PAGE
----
1. How to Face Your Fears

    April 19, 2014

    How to Face Your Fears

    by Audrey  Hollingshead


    You open the door. Even though nothing is there but chirping birds and bright sunlight you feel panicked. Your breath becomes short as your mind races to the near dub-step beat of your heart. You want to go outside yet feel as though your whole body is tied to the door like an ill-conceived marionette. The more you stand there the more you are flashed back to the one moment you don’t dare relive till you finally, and carefully, close the door. Relief washes over you and you are, once again, safe.

    If this describes you, you may have agoraphobia: A genuine fear of going outside. While this phobia is horrible to experience, there is a way out. You CAN go outside again! But how? What can YOU do to regain the normal life you once had?

    Before we dive into the cat-inspired healing method, let us first explore the Time-Lag Argument, also known as the Mismatch Argument. Theorized in the Evolutionary branch of Psychology, this argument states that technology evolved much faster then our minds and bodies.

    What does that mean exactly? Think of it this way: millions of years ago we lived in tribes and caves. If a warring tribe was angry with us, or if an animal threatened to make us it’s meal we often hid inside. But eventually our overwhelming need to survive would kick in and we’d soon be out hunting and gathering food.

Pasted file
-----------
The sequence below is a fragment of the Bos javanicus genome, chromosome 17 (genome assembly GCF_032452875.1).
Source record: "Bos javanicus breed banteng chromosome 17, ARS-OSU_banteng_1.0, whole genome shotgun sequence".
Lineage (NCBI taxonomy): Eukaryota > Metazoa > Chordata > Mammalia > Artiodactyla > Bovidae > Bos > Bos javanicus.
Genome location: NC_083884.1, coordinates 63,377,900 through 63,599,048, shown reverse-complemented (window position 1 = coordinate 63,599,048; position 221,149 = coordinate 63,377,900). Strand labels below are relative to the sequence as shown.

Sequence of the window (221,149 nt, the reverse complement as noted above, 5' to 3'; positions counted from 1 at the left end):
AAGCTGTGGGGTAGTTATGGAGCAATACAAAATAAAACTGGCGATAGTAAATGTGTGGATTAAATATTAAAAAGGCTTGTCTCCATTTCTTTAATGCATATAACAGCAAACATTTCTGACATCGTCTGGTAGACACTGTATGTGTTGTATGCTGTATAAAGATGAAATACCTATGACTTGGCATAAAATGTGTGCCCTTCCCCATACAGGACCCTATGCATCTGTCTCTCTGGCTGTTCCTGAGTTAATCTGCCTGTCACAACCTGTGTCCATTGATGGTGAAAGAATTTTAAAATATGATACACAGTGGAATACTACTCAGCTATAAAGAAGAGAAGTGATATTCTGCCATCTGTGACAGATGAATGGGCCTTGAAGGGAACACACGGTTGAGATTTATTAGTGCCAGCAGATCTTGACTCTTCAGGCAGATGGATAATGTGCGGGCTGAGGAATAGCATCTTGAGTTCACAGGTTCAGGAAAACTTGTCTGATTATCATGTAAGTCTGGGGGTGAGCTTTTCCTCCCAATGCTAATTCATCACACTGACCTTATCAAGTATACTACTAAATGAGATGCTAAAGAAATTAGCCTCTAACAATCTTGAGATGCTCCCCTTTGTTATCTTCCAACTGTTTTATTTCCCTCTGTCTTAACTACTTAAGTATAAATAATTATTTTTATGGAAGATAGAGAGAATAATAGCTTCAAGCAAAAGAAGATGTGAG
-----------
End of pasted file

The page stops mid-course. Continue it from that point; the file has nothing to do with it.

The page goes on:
But with today’s advent of pizza delivery and websites like Amazon.com everything we need to survive can be shipped right to our door. So we never feel the urgent need to get outside and face our fear. If anything, we feel MORE compelled to stay put because we become comforted by the familiarity of our surroundings. So how can we combat this? By Systematic Desensitization.

    South African Psychologist Joseph Wople developed Systematic Desensitization after observing the cats around Wits University gradually expose themselves to their fears. Inspired, he came up with a similar system consisting of three steps.
    Step 1: Like most systems of battling panic he asked his patients to identify and rank their panic triggers. That would mean you (in our hypothetical posed above) would have to examine what exactly about the outdoors scared you and rank those scares according to their strength.

    Step 2: He then taught them relaxation techniques because, according to him, the body can’t experience panic and relaxation at the same time. He usually did this by asking his patients to relax and tense up certain body parts until the person was completely calm. For you that would mean doing the same a few moments each day. Taking large breaths of air can also ease you into a state of calm.

    Step 3: Once the patients got their relaxation techniques down cold, Wolpe would then present them with their fears from lowest ranking to highest raking. Much like Pavlov’s bell, this gradual exposure coupled with well-practiced relaxation methods cured people of their fears by paring their anxiety triggers with something other then panic. By doing this you are essentially teaching your body, rather slowly, to experience soothing sensations in front of those scary stimuli.

    For you this would mean taking one day to just stand near the door as you practiced breathing. The next day, you might get closer to the doorway. The next, you might put out a toe. Each day you would put out a little more of yourself until you worked up enough soothing courage to finally step outside.